Disease in hay ‘a risk’

MONITOR YOUR CROPS: Agriculture Victoria cereal pathologist and National Hay Agronomy project member Hari Dadu wants oaten hay growers to understand the effect of Red Leather Leaf on their crops.

OATEN hay growers are being warned to monitor their crops for red leather leaf, with recent wet weather providing ideal conditions for the common foliar disease to flourish.

Red leather leaf is the most common foliar disease of oats in the medium and high rainfall zones of southeastern Australia, causing yield losses of 10-22 pc – in susceptible varieties.

But many growers do not realise the scale to which Red Leather Leaf can infiltrate crops or the damage it can inflict.

Agriculture Victoria cereal pathologist and National Hay Agronomy trial member Hari Dadu said while dry weather reduces the extent of the disease, it does not take long to re-emerge following wet weather.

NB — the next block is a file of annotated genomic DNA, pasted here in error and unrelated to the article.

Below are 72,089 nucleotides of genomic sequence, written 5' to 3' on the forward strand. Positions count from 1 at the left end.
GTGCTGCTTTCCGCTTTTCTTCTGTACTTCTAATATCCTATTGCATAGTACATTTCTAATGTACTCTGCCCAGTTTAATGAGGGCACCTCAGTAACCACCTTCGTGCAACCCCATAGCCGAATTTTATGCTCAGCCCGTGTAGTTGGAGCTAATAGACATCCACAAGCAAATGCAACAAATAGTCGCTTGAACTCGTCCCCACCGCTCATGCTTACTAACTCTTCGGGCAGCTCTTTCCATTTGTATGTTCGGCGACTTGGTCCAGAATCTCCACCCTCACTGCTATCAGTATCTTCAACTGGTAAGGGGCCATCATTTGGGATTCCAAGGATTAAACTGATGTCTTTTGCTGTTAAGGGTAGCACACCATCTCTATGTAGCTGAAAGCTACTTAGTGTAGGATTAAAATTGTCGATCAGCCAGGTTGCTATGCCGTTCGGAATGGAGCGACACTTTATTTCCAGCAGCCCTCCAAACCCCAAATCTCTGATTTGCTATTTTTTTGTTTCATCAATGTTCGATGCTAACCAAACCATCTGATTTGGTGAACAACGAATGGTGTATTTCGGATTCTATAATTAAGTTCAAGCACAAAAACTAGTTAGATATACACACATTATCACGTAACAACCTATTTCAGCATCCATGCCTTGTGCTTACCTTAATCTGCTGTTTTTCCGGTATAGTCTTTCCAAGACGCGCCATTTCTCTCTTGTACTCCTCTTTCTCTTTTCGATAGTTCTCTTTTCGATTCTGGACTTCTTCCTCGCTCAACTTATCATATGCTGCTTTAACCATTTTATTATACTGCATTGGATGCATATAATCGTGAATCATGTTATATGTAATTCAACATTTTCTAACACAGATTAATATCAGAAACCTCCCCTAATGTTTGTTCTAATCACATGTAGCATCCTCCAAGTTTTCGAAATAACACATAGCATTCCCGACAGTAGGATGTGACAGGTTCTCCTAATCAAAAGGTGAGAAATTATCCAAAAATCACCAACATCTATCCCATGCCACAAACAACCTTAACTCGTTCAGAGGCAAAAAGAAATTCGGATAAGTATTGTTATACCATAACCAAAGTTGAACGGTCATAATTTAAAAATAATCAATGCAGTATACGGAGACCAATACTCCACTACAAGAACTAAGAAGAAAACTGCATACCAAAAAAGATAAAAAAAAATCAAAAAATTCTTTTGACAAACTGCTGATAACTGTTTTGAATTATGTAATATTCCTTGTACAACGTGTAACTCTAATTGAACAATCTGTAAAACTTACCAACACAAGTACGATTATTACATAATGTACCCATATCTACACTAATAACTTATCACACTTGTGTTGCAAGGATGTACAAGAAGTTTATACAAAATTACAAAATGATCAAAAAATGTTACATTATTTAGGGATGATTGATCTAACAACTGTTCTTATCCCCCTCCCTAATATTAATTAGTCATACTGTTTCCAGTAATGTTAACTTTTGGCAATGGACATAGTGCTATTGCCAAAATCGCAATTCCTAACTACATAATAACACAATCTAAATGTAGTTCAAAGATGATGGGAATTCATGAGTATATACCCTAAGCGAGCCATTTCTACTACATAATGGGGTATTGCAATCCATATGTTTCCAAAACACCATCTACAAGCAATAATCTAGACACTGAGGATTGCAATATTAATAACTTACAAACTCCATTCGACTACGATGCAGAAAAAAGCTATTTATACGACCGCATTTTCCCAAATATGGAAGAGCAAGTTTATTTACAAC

“Even though this season had a late break, the disease can develop quickly, especially for those who grow oats on oats, as the disease is already there on the stubble residue,” he said.

Research conducted in Victoria last year, revealed Red Leather Leaf as the most common foliar disease of oats – visible in 80pc of crops.

Bacterial blight was the next most prevalent disease, found in 55pc of crops.

Dr Dadu also noted that every 10pc increment in infection can result in a 1pc yield loss, due to reduced biomass.

Currently there are no registered fungicides for use on Red Leather Leaf in oaten hay crops.

Growers on the lookout for Red Leather Leaf should watch for the emergence of small bluish, white dots on the leaves of oat crops, which turn a red, brown colour before merging.

“Growers should talk to their agronomists to become familiar with the signs of Red Leather Leaf and the damage it can cause late in the season,” Dr Dadu said.